Wednesday, March 15, 2006

The Call to Persecution, Suffering , and Death

As a child, I used to spend a lot of time thinking about and wishing for the life of suffering for my faith. I read all sorts of missionary biographies, and others books, about people who gave up everything, were thrown into prison, starved, beaten, tortured, and killed for refusing to deny Christ. This always strongly appealed to me. I'm sure part of it was that I had little experience with pain, but part of it was my experience with and love for God. I could somehow instinctively sense that there was a far greater and deeper joy available to believers who "share Christ's sufferings" (1 Peter 4:13).

Now I'm much older and wiser( in the ways of the world, that is) and have abandoned this desire for persecution as foolish. Who wants to experience pain? I mean, I have had 3 children naturally, so I think I have experienced some true pain now, however briefly. Pain has a way of making a few minutes seem like hours. It leaves you with unpleasant memories and flashbacks. It just isn't fun. But we have the Word of God telling us that there is joy in suffering, that our joy is lacking if we don't have suffering. Consider this passage:

2 Corinthians 1:3-7
"Blessed be the God and Father of our Lord Jesus Christ, the Father of mercies and God of all comfort, who comforts us in all our affliction, so that we may be able to comfort those who are in any affliction, with the comfort with which we ourselves are comforted by God. For as we share abundantly in Christ's sufferings, so through Christ we share abundantly in comfort too. If we are afflicted, it is for your comfort and salvation; and if we are comforted, it is for you comfort, which you experience when you patiently endure the same sufferings that we suffer. Our hope for you is unshaken, for we know that as you share in our sufferings, you will also share in our comfort."

Who wouldn't want to experience the comfort that God gives us personally? The other night, I was praying and asking God to reveal more of himself to me, asking to experience the joy of his presence. It came to me that there is a level of joy in him that cannot be experienced without suffering with Christ. I mean, suffering specifically because of Christ, though all suffering has value. It was a gentle word to me, but it has been growing and taking root in me ever since. I'm ashamed that I want to avoid the very suffering that would join me to Christ and lead me to a level communion with him that has of yet eluded me. I say this is what I want more than anything, but is that true? Keep in mind that I'm not talking about legalism, or any kind of deserving. I am not saying that we can't experience any joy or love in our relationship with God without persecution, but it will be different as far as I understand Scripture.

Here are some quotes from "Tortured For Christ" by Richard Wurmbrand:

"Often, when tortured, we felt the tortures, but it seemed as something distant and far removed from the spirit which was lost in the glory of Christ and His presence with us."

"In solitary confinement we could not pray anymore as before. We were unimaginably hungry, we had been doped until we became idiots. We were weak as skeletons. The Lord's Prayer was much too long for us. We could not concentrate enough to say it. My only prayer repeated again and again, was "Jesus, I love Thee."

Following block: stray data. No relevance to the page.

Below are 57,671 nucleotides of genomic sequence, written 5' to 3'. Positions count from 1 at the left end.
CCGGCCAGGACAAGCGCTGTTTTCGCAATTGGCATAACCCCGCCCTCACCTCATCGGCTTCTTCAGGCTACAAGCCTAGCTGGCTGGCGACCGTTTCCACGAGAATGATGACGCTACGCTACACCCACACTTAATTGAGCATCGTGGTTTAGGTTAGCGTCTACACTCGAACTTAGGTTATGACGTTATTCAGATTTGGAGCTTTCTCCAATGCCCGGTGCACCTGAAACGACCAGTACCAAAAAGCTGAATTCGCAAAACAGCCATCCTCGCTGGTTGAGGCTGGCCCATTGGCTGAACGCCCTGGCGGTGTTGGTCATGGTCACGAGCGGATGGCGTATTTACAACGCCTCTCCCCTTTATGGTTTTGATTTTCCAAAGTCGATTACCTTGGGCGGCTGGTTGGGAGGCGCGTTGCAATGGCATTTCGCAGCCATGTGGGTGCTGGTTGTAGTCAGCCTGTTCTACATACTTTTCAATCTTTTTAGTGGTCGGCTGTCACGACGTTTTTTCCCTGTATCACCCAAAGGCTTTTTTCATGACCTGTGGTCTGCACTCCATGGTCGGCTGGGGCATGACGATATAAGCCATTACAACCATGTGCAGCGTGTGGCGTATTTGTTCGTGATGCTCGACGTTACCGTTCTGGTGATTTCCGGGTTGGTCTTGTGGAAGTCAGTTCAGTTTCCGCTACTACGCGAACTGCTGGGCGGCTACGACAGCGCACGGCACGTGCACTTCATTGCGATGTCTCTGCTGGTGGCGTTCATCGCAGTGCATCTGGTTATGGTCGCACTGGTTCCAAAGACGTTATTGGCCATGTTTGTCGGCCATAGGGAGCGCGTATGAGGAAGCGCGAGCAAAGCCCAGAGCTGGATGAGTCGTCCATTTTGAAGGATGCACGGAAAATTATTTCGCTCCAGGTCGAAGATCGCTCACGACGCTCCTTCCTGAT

And then one glorious day I got the answer from Jesus: "You love me? Now I will show you how I love you." At once, I felt a flame in my heart which burned like the coronal steamers of the sun."

"Often, after a secret service, Christians are caught and sent to prison. There Christians wear chains with the gladness with which a bride wears a precious jewel received from her beloved. The waters in prison are still. You receive His kiss and His embraces and you would not change places with kings. I have found truly jubilant Christians only in the Bible, in the Underground Church, and in prison."

These stir something up in me. But if you read the whole book, with accounts of the kind of torture these Christians endured, it is scary. Wurmbrand also states:

"Tortures were sometimes horrible. I prefer not to speak too much about those through which I have passed. When I do, I cannot sleep at night. It is too painful."

This joy and comfort that God gives us in the midst of sufferings, is supernatural, but it not magical. It doesn't remove physical sensation of pain, at least not most of the time. There is a cost to joy. Christ paid the cost for us, and then invites us to join him completely, knowing the great joy of experiencing the Father as the only source of comfort. I can't imagine God literally being my only source of comfort, because I've never experienced it. I have been cold, hungry, thirsty, tired, in pain, lonely, rejected, and hated, but not to a great extent, and never all at the same time. I have always had some others comforts available to me.

I am beginning to dare to possibly think of asking God for this joy. But would I ask for it for my children? More food for thought... So I don't have the grace for suffering like this right now, but I fully trust that God would give it to me and more, the moment I needed it. In the past I have been happy to think "I'm probably not called to that" but more and more I'm seeing that in Christ we are all called to pick up our cross and follow him.

Luke 9:23-26
"And he said to all, "If anyone would come after me, let him deny himself and take up his cross daily and follow me. For whoever would save his life will lose it, but whoever loses his life for my sake will save it. For what does it profit a man if he gains the whole world and loses or forfeits himself? For whoever is ashamed of me and of my words, of him will the Son of Man be ashamed when he comes in his glory and the glory of the Father and of the holy angels." "

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